Third World Labour Conditions
Improper Working Conditions & Restrictions
Generally speaking, the westernized countries have many different opportunities within the the work force. One could become a doctor, a teacher, a lawyer, pretty much anything we want because we have the opportunity do so. Even though we dread our 9 to 5 jobs or our part time at McDonalds, if we were put into the position of workers in developing countries around the world, we would pray for mundane 9 to 5.
In many developing or semi developed countries, the practice of sweat shops are still in use widely across those countries. The housing in which these 'employees' work in are almost indefinitely crowded with numerous people and machinery, which in itself is a fire hazard. There is also the lack of protective wear for the workers resulting in countless accidents of which 47% of these accidents prove to be fatal as there are no medical supplies given to them. Not only is this an unethical practice but this is also dangerous to many, many human lives.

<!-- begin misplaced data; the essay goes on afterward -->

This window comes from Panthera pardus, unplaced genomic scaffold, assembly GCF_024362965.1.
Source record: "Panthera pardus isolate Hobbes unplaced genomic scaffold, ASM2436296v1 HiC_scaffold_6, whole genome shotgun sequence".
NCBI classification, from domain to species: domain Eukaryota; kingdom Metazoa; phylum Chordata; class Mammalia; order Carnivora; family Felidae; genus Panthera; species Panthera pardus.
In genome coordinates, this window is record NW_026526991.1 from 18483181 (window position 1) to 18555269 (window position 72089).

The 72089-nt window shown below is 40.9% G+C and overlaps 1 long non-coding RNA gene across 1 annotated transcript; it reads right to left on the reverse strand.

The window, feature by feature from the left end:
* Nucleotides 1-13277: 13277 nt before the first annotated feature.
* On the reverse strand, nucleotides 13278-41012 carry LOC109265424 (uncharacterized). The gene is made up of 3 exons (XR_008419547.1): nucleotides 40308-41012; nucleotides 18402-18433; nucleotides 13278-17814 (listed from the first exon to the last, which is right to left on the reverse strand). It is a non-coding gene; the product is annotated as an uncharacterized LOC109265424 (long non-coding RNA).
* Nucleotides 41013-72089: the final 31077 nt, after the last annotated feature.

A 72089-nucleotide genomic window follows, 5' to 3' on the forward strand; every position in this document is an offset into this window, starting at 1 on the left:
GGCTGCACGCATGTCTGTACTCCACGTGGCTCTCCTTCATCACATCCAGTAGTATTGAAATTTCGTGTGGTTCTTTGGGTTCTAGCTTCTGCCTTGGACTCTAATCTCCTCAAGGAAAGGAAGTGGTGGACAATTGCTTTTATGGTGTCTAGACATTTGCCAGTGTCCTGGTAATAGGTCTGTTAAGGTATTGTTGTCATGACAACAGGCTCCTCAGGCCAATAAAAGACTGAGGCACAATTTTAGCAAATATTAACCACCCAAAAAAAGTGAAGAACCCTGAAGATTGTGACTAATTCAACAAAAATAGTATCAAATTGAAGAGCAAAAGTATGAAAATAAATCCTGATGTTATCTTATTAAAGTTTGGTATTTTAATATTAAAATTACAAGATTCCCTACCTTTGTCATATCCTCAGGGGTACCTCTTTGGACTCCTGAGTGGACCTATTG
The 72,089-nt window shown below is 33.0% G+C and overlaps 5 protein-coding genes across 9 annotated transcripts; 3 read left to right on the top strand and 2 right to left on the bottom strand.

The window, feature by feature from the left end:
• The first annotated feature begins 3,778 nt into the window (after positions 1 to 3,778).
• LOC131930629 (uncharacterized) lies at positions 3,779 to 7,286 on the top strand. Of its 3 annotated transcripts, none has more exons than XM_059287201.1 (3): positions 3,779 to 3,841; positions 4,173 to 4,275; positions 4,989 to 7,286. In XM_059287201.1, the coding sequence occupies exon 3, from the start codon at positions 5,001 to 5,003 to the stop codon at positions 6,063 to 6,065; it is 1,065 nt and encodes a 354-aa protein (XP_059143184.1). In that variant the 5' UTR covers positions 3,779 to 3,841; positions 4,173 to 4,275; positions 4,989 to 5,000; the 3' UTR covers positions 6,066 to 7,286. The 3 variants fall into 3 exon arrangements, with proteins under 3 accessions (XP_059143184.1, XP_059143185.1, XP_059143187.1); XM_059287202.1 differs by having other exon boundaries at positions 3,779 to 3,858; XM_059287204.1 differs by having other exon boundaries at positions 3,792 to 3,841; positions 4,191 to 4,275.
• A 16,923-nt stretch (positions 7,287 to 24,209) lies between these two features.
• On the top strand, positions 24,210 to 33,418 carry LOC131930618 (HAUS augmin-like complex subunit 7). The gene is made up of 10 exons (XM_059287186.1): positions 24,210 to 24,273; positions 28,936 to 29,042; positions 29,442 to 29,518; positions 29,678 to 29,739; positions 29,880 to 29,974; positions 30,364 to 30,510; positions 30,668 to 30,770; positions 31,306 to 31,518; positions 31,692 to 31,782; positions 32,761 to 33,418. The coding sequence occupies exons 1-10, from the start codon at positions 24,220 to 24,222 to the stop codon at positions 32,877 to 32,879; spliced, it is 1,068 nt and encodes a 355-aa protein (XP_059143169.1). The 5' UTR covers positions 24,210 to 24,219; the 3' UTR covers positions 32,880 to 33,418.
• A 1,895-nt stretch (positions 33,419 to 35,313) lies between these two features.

Sweatshops, a global issue
The worst labour conditions and the most well known labour conditions are those of sweat shops. The video above shows how many large companies like Nike are also involved in the sweat shop business despite their 'Live Well' mentality. Not only is NIke involved in this business but other big names like Adidas, Footlocker, and other big name retailers. The irony in this situation is the fact that these companies will promote a healthy life style with products that probably stole someone life.
A large part of this problem is the globalization of many countries. This creates a supply and demand situation across the world where countries would employ desperate people on minimum wage for companies like Nike. This creates a vicious cycle in which the consumers will grow exponentially and so will the producers to meet the demands of these customers. Incidentally, globalization has contributed more to the problem than any other factor in the world. Not only was it globalization but also the support from transnational corporations that have spread across the world bringing the western culture to developing countries.